Murali Haricharan Das, Chairman and Managing Director – Musée Musical

Nikhil Sardana: What is the history of Musée Musical? When was it established in India and how did your family come about acquiring this business?

MH Das: I recollect my father informing me that the owner of Misquith, a Portuguese citizen who was a piano tuner by profession, incurred a lot of debts and sold the business to a French landlord by the name of Edgar Allen Prudhome who closed all its branches except the ones in Rangoon and Bangalore. He ran his own shipping business in George Town, Madras and had no knowledge of music. In search of a business partner he appointed his friend Ms Amy De Rozario, a Spanish lady of British citizenship, who was working as a music teacher in Doveton Corries and Church Park Convent at the time. They continued the business in the name and style of Musée Musical.

As the business grew, they were in search of a reliable accountant to manage the business. Mr RN Sharma helped them by introducing them to my father, Mr MG Doss, who was a GDA (Diploma in Accountancy). I also joined as a partner in the business. The year, I recollect, will be about 1930s. All the directors of Musée appreciated the sincerity, loyalty and honesty of my father. They also made him a director in about 1940s. This is how Musée Musical came into my family.

Before joining Musée, my father was working with the wholesale gramophone and record manufacturing company Viel-o-phone Co. headquartered in Mahim, Bombay. They had branches at Calcutta, Madras and Rangoon. My father was incharge of the Madras branch.


NS: Tell us about some of the branches of Misquith and Musée and your father’s experience during the British Raj.

MHD: I have referred to my archives to be as precise as possible. I was able to retrieve one of the books which contains information on Misquith and Musée. The wrapper is missing but I presume that this was published in early 1900s.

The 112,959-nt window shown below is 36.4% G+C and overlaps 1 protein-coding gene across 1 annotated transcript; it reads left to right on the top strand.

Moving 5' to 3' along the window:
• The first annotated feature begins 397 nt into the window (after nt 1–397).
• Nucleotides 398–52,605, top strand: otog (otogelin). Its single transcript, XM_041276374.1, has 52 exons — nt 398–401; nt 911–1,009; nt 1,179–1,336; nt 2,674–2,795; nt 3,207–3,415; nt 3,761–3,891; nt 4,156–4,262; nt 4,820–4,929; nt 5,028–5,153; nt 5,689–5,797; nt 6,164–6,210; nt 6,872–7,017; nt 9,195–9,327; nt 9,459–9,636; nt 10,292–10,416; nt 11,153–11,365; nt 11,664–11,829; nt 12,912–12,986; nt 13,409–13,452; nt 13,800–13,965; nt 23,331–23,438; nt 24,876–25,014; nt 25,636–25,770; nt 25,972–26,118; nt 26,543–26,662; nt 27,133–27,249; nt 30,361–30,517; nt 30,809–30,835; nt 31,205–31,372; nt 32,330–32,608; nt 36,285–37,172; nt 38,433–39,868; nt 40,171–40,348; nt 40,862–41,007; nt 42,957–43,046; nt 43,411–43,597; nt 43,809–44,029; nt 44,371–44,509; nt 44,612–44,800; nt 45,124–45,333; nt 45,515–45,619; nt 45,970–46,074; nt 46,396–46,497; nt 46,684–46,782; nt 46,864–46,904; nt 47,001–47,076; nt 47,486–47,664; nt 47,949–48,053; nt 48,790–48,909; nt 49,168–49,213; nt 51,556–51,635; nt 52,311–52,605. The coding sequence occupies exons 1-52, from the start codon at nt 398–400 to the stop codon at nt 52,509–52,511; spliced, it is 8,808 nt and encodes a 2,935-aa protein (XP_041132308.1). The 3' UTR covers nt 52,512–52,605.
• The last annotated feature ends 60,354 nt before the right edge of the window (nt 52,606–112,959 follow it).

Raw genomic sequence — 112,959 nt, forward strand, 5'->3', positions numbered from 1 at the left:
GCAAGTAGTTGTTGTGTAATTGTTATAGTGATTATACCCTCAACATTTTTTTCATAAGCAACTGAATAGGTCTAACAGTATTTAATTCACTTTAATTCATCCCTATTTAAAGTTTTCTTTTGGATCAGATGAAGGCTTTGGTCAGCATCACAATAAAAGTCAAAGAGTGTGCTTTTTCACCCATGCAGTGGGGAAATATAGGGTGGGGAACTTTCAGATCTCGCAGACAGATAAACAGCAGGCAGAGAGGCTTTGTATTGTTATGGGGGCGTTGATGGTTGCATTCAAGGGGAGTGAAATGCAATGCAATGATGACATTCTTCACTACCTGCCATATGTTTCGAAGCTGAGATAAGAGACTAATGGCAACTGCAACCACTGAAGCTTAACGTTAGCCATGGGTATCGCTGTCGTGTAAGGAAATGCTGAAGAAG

Musée Musical was the impresario for the Madras Governor’s House

The first branch of Misquith & Co. Importers was in Coonoor. The population at the time was about 6,000. In Madras, which was the Head Office, had Misquith & Co. Ltd with the address as Post Box No 302, Mount Road Importers with a population recorded as 500,000. There were branches in Bangalore, Nilgiris, Penang, Ootacamund and Vizagapatnam. In Mandalay, Burma, the address was Misquith Ltd. Merchant Street. For Rangoon, it was 383 Dalhouse St. Piano Manufacturers (Pianos, Instruments and Gramophones)and the population was 250,000. In Vizagapatam (Importers), it was called Harmonium Gramophone and the population was 10,000.

Musée Musical was the impresario for the Madras Governor’s House. My father was to be on inspection duty every Saturday. He had to visit the Ball room to make arrangements for the band, get the piano tuned and check the wax polishing of the dance floor. One instance I recollect now was when there was a change of the Governor and the new one was a typical racist. He was a little upset when he saw my father on one of the Saturdays wearing his cap to do the work in his house.